Free Press Saturday,
July 22, 2000
Heart-stealing clown from last summer's fest returns for more
By Kevin Prokosh
- Izzy is back! The red-nosed, white-faced clown in the Cinderella
wedding dress stole everyone's heart last summer during her
fringe festival performance Burnt Tongue.
Izzy waited expectantly for a blind date who never arrived.
Her pathetic predicament elicited both laughter and tears from
patrons who also responded to the charming innocent with sympathy
is completely vulnerable and it's that vulnerability that attracts
people to her," says Shannan Calcutt, who is returning as Izzy
in It's Me, Only Better! "Everyone can relate to it. People
see themselves in Izzy."
A lot of people empathize with Izzy, if attendance at her six
fringe festival stops last summer are any measure. More telling
were the patrons who couldn't leave without offering a few post-performance
words of encouragement. One of those was an older Winnipeg couple
married for 60 years.
woman held my hand and the man had his hand on my shoulder and
they told me, "That it was going to happen for me because I
was a very pretty girl and that they had met on a blind date,"
recalls the 24-year-old blonde clown over a cup of coffee.
couldn't separate Izzy from reality. After a while you want
to make an announcement that you're OK and are they?" About
60 per cent of her shows is scripted and the rest is improvisational
as she plays off the reactions of her audience. She talks to
many spectators during her performances and will invite, in
the case of Burnt Tongue, men to come up on stage and wait with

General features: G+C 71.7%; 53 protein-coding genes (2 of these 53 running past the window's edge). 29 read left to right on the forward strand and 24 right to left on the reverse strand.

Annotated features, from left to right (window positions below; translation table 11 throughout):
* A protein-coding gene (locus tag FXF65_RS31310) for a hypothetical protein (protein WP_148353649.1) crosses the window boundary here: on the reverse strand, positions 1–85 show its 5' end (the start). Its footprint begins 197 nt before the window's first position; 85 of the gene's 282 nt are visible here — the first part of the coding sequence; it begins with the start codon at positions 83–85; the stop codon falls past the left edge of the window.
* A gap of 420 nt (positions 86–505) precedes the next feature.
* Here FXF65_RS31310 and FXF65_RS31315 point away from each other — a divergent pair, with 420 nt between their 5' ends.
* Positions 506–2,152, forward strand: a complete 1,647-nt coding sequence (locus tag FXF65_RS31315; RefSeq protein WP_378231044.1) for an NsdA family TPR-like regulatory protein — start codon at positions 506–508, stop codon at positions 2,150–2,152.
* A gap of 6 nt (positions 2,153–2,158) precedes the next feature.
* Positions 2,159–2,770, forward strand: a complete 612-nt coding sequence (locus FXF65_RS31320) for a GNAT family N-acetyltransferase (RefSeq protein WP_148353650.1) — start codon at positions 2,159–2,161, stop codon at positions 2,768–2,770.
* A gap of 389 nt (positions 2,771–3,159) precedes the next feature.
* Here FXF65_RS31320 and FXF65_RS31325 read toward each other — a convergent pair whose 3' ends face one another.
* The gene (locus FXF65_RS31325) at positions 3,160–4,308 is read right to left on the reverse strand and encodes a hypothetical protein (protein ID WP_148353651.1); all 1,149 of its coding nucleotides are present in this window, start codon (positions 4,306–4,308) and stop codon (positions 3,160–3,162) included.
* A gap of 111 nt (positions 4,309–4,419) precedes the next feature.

her. She asks the guy if he thinks she's pretty and whether
he is a good kisser. Of course, the conversation will end with
a kiss and somtime more.
had guys carry me off the stage and I've had guys slip me the
tongue during the kiss," says Calcutt, who has performed Burnt
Tongue about 60 times. "Nine out of 10 guys in the show want
to take me out for a drink. I get emails and letters addressed
to Izzy. You start to get jealous of your own clown."
Calcutt, who was born in Indian Head, Sask., received an acting
degree at the University of Victoria in 1993 and then studied
clowning for eight months at the International School of Physical
Theatre in California. She has spent years creating Izzy but
doesn't share too many of the same attributes.
would never go to a blind date in a wedding dress," says Calcutt,
whose father lives in Arborg. "Izzy's a risk-taker. She's me
times a million."
As a clown, she must fight the public's disdain for the red-nosed
set. Clownaphobics have an irrational fear about getting caught
in a room with anybody wearing baggy pants, oversized feet and
scream wigs. It's that stereotype which clowns like Calcutt
must overcome in selling their fringe productions.
clown understands people," she says. "You should feel what a
clown is feeling. An actor plays a character. The clown plays
herself and the audience. Clowns show our ridiculousness. We're
there to tell you to laugh off your mistakes. I don't think
there is enough of that. I think we all take ourselves way too
In It's Me, Only Better, Izzy is finished with rejection and
has applied to join the convent and is eagerly awaiting her
acceptance. Terrified, she has to go to confession and she has
a few secrets she is reluctant to divulge.
Calcutt is in the midst of a seven-fringe festival tour and
promises she will be back with further exploits of Izzy. Says
Calcutt, "Izzy is here to stay."